The 3D print range from motion plastics specialist igus, has been expanded with a new selective laser sintering (SLS) material that is particularly suitable for the additive manufacture of gear wheels. Characterised by a wear resistance of at least six times that of standard materials, the iglidur i6 material is well-suited for printing wear resistant parts, such as gears, offering a particularly long service life.
“Today, additive manufacturing is becoming an important topic in the industry,” said Robert Dumayne, dry-tech director, igus. “This is mainly due to the fact that special parts can be printed easily, cost-effectively and quickly from individual parts up to medium size batches. The new iglidur i6 material expands the existing range of six tribo-filaments for the fused deposition modelling (FDM) method and iglidur i3 for the SLS process.”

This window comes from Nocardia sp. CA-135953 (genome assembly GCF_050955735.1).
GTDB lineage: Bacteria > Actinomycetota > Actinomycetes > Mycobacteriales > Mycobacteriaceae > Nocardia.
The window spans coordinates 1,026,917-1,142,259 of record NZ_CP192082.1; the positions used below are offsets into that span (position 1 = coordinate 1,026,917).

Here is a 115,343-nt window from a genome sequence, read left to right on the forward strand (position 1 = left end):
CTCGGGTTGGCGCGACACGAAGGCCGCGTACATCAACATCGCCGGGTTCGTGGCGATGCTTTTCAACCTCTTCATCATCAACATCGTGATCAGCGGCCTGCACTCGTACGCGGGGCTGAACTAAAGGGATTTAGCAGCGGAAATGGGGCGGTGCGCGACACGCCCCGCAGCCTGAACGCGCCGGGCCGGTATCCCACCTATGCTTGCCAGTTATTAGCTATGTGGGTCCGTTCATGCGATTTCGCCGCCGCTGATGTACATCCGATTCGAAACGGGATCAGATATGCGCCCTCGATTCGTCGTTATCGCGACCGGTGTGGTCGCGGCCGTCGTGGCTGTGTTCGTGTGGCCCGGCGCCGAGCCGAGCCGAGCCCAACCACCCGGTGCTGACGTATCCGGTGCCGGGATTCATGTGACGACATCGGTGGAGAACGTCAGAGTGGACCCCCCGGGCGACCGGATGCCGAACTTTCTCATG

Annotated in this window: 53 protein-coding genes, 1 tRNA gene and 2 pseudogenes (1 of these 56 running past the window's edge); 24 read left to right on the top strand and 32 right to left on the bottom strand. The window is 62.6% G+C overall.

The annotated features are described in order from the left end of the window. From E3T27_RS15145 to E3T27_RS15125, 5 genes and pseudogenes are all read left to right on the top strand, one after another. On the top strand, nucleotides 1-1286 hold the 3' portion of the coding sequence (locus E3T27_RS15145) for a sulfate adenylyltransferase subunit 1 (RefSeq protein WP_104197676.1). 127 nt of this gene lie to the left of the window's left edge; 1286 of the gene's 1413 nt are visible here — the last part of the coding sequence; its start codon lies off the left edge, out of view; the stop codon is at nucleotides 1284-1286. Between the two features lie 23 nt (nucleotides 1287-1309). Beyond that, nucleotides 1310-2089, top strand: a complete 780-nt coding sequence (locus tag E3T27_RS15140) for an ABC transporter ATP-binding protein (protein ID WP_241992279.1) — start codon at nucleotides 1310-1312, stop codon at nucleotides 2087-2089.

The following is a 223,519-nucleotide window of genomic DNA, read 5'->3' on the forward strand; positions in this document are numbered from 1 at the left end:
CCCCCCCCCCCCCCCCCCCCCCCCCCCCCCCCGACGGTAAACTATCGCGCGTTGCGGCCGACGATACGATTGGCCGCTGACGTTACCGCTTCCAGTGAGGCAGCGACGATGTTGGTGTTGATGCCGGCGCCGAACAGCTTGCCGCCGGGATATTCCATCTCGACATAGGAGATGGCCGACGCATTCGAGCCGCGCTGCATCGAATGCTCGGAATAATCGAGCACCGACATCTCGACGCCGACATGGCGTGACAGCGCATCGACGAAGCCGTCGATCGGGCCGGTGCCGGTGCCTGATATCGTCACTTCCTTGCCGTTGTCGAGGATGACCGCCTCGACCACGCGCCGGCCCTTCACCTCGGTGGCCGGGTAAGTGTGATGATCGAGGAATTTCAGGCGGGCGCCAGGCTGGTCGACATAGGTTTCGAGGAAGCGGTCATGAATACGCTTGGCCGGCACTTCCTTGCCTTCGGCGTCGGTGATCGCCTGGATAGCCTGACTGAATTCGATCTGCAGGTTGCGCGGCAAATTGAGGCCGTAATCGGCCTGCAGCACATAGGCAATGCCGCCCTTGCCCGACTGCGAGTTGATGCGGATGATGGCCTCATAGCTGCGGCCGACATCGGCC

At the company’s in-house 2,750m² test lab, a 3D printed gear wheel, made of iglidur i6, was put through its paces to exemplify its high wear resistance properties. In the test a worm wheel drive with 5Nm torque and 12rpm was used, and gears made from different materials compared. The SLS printed PA12 gear failed after 521 cycles, as the heat generated by friction melted the plastic. The gear made of iglidur i3 stopped at around 345,000 cycles. The iglidur i6 gear was still fully functional after 1 million cycles, showing only minor wear.
The iglidur i6 gear was also compared with machined gears. The gear made of POM (Polyoxymethylene) failed after 621,000 cycles, while the machined PBT (Polybutylene Terephthalate) gear stopped working after 155,000 cycles.
Via its 3D printing service, here, simply upload the STEP file and select the new SLS iglidur i6 material. With a mouse click, the customer can order printed parts for shipment within 1-3 days.